When practicing Leave No Trace camping (which I am sure we all do), which camp spot should I choose, assuming there is not an obvious well-impacted "sacrifice site" nearby to concentrate my impact in:

  • A slightly worn site, showing the beginning signs of impact
  • A fresh, un-camped spot that can likely suffer a little abuse

Would it make a difference if the area were a popular place likely to be visited again the next week or so?

  • Do the right thing even if it is likely that the next person will do the wrong thing. Jan 26, 2012 at 3:41

2 Answers 2


This is a classic Leave-no-trace (LNT) case study.

  1. If the site you are considering is in a pristine wilderness area, and it is not a designated campsite, you should locate your campsite away from the impacted area to allow it to regrow.

  2. However if the site is in a popular area, and will be used often (10+) times per year by anyone else, you should locate your camp on the previously impacted area to concentrate the impact rather then to spread it over the area.

From Leave-no-trace

Generally, it is best to camp on sites that are so highly impacted that further careful use will cause no noticeable impact. In popular areas, these sites are obvious because they have already lost their vegetation cover. Also, it is often possible to find a site which naturally lacks vegetation, such as exposed bedrock or sandy areas.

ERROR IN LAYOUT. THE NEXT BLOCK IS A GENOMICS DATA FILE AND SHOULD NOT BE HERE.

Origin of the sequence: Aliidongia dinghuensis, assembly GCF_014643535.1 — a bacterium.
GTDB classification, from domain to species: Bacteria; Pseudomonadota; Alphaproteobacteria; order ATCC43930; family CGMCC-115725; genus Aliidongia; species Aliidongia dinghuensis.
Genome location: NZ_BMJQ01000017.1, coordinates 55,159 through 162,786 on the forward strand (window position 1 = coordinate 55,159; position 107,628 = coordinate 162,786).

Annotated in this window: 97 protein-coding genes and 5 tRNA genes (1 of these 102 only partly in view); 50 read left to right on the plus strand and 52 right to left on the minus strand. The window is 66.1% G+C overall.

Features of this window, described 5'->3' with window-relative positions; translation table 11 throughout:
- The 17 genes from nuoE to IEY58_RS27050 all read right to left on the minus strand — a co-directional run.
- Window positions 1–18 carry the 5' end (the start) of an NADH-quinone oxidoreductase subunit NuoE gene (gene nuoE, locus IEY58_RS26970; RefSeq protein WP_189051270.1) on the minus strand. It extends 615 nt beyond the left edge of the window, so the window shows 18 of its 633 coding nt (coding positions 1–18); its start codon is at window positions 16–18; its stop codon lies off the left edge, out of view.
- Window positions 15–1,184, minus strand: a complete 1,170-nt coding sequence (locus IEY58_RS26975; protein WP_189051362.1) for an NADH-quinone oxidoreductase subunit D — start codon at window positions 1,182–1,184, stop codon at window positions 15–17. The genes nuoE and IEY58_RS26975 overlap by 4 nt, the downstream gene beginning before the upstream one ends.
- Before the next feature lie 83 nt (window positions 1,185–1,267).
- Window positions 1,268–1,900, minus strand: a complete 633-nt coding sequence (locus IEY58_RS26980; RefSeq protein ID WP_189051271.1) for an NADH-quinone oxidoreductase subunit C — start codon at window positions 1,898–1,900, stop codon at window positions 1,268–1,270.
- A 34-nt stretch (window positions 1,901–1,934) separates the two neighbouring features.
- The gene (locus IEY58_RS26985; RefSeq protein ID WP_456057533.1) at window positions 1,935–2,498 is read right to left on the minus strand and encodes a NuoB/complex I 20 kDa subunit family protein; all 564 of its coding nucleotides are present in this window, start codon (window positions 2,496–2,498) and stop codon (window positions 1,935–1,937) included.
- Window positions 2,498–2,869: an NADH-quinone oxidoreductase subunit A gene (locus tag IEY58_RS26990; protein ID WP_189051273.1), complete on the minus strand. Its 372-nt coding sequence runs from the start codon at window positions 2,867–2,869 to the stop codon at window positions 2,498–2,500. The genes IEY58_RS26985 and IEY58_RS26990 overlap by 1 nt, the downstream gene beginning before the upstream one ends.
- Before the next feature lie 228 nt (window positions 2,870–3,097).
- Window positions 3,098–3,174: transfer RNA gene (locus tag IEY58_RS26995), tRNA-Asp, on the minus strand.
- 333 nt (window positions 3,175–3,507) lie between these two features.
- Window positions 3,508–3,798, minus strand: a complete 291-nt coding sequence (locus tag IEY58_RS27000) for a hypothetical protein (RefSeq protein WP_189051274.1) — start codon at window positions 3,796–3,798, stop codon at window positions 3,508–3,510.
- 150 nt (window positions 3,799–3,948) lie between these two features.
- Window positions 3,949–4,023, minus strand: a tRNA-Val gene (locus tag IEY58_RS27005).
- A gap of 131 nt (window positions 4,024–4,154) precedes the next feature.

On high-impact sites, tents, traffic routes, and kitchen areas should be concentrated on already impacted areas. The objective is to confine impact to places which already show use and avoid enlarging the area of disturbance. When leaving camp, make sure that it is clean, attractive, and appealing to other campers who follow.

Exceptions to the popular site rule are:

  1. If the popular site is next to a water source (< 250 ft)
  2. If the popular site is directly on the travel path.
  3. If the popular site is a heritage location.
    • Example: Native american historical location.

Exceptions to the pristine site rule are:

  1. If an appropriate campsite can be found on a durable surface such as rock, snow, or a sand bar which experiences periodic floods to wash away evidence of impact.

Following these guidelines and the other principles of LNT will lead to a very sustainable camping area.

  1. Plan ahead and prepare.
  2. Travel and camp on durable surfaces.
  3. Dispose of waste properly
  4. Leave what you find
  5. Minimize campfire impacts
  6. Respect wildlife
  7. Be considerate to other visitors

For more information visit Leave No Trace - principles


Following Leave No Trace principles, which the previous party obviously didn't do, it would be better to camp in the new spot, and upon leaving, removing traces that you were there.

We've personally replaced leaved that we had brushed aside to make space for tents to make it look like no camper had ever been there, in addition to carrying out all trash.

  • You move leaves to put your tent down ? O.o (+1 though, good answer, just surprised me with the leaves bit) Jan 26, 2012 at 3:40
  • Well, leaves and branches. No one likes to sleep on a branch. Jan 26, 2012 at 3:44

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